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Negro Suffrage. [Newspaper Article] — Elevator — 1 September 1865
Negro Suffrage. The following is the correspondence between a committee of the Union League in Savannah aud Hon. Charles Sumner, in relation to a petition of its members to the President, asking for the right of suffrage: Savannah, June 15, 18C&gt;5. Hon. Charles Sumner, Boston, Mass., — Sir :—We, the undersigned Committee of the Union League of Savannah, Ga., have the honor to present to you these our petitions to his Excellency Andrew Johnson, President of the United States, signed personally by the hands of some three hundred and fifty loyal citizens. We respectfully ask that you will present them to His Excellency the President, and we bog that Your Honor will use all of your influence in our behalf, and oblige, Very respectfully, Your humble servants, Jos. C. Jackson', Chairman. Geo. R. J. Dolly, Cor. See. Benj. W. Roberts, Peter Duncan, Joseph S. Tison. Boston, Bth July, 1865. Gentlemen :—Your petition, asking for the right to vote, has been forwarded to me here, with ...
Untitled [Newspaper Article] — Elevator — 1 September 1865
Thk President of the Chicago Fair has published a statement, from which it aj&gt;pears that tin* proceeds up to that time amount to about $200,000, of which $50,000 is given to the Christian Commission, and the remainder divided between the Sanitary Commission and the Soldier's Home.
Page 3 Advertisements Column 1 [Newspaper Article] — Elevator — 1 September 1865
NOTICE. Rev. T. H. Fkarx, D. I)., late of Oregon, and now en route to Knoxville, Tennessee, to take charge of the Knoxville District Halstein Conference, to which he has been appointed by Bishop Clarke, will preach in Zion Church, Stecktan Street, (late Starr King's) this FRIDAY EVENING, September Ist. Services will commence at 8 o'clock. Mr. Pharn is an able and eloquent preacher, and having lately visited Tennessee and being thoroughly in sympathy with the l-'rcedmen, will interest all who hear him. All are earnestly invited to attend. Seats free. There will be preaching at the A. M. E. Union Church, Powell street, on Sabbath next, at 11 o'clock, A. M., at 24 and 74, P. M. Seats free. All are cordially invited. Sabbath School at 12 o'clock. T. M. D. Ward, Pastor. Preaching in Zion Church, Stockton street, next Sunday, at 104 o'clock, A. M., at 24, p. M., and at 74 in the evening. Sabbath School at 1 P. M. J. J. Moore, Pastor.
Page 3 Advertisements Column 2 [Newspaper Article] — Elevator — 1 September 1865
Tlie Livingstone Institute* A Meeting of the Livingstone Institute convened in the /ion Church, Stockton street, Au- : gust 7th, 1865, at 8 o'clock. The meeting was j called to order by Mr. 11. M. Collins, and upended with prayer; after which, it was, on motion, Resolved.— lhat Mr. 1). Scales act as Chairman of the meeting. It was further Resolved—'lhat J. J. Moore act as Secretary. After which the Constitution of the Institute | was read. It was then, on motion, Resolved—That E. Johnson, Esq., give the ! meeting an outline statement, setting forth the I progress and present position of the Institute, i It was then, on motion, ' Resolved—That the Executive Committee of the Institute be requested to publish a Circular setting forth the progress and present position of the Institute. It was further Resolved—That when this meeting adjourned, that it adjourn to meet on the SECOND Wednesday (l.'Jth) of September next, in the Zion ! Church, San Francisco, at 11 o'clock, A. M. | It was als...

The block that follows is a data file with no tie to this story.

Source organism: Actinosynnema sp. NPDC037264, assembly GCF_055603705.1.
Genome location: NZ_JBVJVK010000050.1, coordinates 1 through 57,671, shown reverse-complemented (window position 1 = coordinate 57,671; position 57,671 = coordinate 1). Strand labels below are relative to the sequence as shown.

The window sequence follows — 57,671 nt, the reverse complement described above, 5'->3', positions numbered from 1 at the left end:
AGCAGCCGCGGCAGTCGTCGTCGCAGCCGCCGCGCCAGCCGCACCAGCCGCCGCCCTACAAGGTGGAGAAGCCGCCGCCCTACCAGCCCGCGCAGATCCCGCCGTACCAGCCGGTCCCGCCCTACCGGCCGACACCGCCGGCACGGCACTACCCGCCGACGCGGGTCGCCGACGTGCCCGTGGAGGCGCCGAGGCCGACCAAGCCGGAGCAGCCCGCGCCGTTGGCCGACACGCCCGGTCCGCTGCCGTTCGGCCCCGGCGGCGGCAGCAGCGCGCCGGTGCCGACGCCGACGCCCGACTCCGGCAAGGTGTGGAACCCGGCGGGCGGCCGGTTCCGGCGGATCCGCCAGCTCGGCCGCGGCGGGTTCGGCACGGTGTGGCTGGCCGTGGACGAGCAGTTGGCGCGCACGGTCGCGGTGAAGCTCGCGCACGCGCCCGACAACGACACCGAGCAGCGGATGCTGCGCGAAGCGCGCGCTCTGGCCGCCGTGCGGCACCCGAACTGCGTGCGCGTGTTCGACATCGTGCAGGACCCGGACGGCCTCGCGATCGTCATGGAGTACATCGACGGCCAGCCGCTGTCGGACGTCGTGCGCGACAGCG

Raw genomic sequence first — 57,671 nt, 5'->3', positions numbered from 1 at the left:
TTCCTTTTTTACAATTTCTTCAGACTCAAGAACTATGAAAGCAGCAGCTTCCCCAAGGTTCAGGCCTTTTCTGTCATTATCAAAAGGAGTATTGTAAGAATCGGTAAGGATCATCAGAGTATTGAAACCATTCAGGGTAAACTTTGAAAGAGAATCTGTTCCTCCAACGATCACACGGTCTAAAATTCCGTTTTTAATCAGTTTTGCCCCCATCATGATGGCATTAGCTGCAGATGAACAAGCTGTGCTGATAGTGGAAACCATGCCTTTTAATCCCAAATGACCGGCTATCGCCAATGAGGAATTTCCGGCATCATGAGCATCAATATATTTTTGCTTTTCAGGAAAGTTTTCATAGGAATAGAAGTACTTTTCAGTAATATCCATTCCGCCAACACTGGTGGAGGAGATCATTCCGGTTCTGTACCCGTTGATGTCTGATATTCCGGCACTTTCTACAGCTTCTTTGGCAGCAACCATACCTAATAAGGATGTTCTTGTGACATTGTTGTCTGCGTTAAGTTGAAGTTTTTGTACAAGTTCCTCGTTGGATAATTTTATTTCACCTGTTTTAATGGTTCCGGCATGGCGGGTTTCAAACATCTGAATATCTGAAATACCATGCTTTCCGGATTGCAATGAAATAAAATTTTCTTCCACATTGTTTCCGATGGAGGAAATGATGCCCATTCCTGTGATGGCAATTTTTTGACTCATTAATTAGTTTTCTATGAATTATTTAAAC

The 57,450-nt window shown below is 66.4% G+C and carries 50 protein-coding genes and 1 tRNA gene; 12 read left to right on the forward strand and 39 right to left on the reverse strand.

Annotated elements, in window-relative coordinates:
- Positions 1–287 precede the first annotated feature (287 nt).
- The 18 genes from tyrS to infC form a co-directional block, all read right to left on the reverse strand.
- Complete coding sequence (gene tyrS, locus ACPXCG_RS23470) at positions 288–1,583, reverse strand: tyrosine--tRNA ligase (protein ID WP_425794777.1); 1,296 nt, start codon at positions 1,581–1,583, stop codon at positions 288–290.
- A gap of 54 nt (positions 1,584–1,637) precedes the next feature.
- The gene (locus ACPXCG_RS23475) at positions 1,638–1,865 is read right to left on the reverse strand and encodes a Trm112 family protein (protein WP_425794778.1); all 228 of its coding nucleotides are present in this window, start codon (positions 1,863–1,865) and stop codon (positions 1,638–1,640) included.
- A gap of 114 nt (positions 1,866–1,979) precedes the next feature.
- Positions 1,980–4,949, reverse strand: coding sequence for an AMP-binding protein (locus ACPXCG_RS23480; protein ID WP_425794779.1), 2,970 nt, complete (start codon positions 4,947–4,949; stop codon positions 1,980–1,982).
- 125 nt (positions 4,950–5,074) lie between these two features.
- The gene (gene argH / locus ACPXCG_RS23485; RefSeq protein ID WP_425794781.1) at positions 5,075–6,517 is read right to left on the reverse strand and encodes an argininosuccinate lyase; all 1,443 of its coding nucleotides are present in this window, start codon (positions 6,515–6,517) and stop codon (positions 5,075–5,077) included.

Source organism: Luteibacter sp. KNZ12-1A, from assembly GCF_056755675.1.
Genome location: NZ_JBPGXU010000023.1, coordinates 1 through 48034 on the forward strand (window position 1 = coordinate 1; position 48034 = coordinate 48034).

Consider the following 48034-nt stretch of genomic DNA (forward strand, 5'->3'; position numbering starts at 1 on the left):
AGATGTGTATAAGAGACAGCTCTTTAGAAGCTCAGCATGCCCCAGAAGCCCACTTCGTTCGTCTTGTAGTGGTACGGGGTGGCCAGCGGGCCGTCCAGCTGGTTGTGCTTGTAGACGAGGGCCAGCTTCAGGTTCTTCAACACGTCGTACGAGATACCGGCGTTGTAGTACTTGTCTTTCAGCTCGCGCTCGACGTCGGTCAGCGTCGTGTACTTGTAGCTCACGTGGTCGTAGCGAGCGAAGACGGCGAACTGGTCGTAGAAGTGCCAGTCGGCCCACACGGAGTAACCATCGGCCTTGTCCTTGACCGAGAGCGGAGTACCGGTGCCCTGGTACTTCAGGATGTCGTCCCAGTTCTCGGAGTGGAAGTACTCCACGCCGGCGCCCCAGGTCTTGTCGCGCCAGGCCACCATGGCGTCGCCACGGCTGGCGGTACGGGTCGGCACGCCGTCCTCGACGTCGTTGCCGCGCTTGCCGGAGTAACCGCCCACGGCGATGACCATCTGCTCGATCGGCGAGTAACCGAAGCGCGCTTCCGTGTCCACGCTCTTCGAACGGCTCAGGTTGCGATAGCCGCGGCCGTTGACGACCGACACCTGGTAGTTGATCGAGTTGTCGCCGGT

Page 3 Advertisements Column 3 [Newspaper Article] — Elevator — 1 September 1865
THE NATION: A Weekly Journal of Politics, Literature, Science and Art. WILL UK PUBLISHED JULY Cm, 1865. Tkkms—Three dollars per annum, in advance ; Six months, Two Dollars. ITS MAIS OIJECrB WILL BE: FIRST— The discussion oHbe topics of the day, and, above all, of legal,'economical, and coni *titutional questions, with greater accuracy and moderation than are now to be found iu the daily pr«ss. Second—The maintenance and diffusion of true democratic principles i.i society and government, ,md the advocacy and illustiation of whatever in legislation or in manners seems likely to promote a more equal distribution of the fruits ol progress aud civilization. Third—The earnest and persistent consideration of the condition of the laboring class at the South, i as a matter ol vital interest to the nation at large, ; with a view to the removal of all artificial distinctions between them and the rest of the population, and the securing to them, as far as education and justice can do it, of an ...
The Koolstcps of Decay. [Newspaper Article] — Elevator — 8 September 1865
The Koolstcps of Decay. The fo'lowing is a translation from an ancient Spanish poem, which, says the Edinburg Review, is surpassed by nothing with which we are acquainted in the Spanish language, except the " Ode of I ouis de Leon : " " Oh ! let the soul its s'umbers break— Arouse its senses and awake, To s&lt; e how soon Life in its glories glides away. And the siern fo &gt;tste s of decay Come stealing on And while we view the rolling tide, Down which our flowing minutes glide Away so fast, Let us the present hour emp'oy, And deem each future dream a joy, Already past. Let vain hope deceiv.* the mi"d, — No happier let us hope to find To morrow than to-d^y. Our golden dream- of jore were bright, Like them t 1 e present shail delight— Lki them decay. Our lives like hasting streams must be, r l hat into one en. ulphing sea Are doomed to fall— The sea of death, whose waves roll on O'er krng and kingdom, crown and thione, And swallow all. Alike the liver's lordly tHe, A...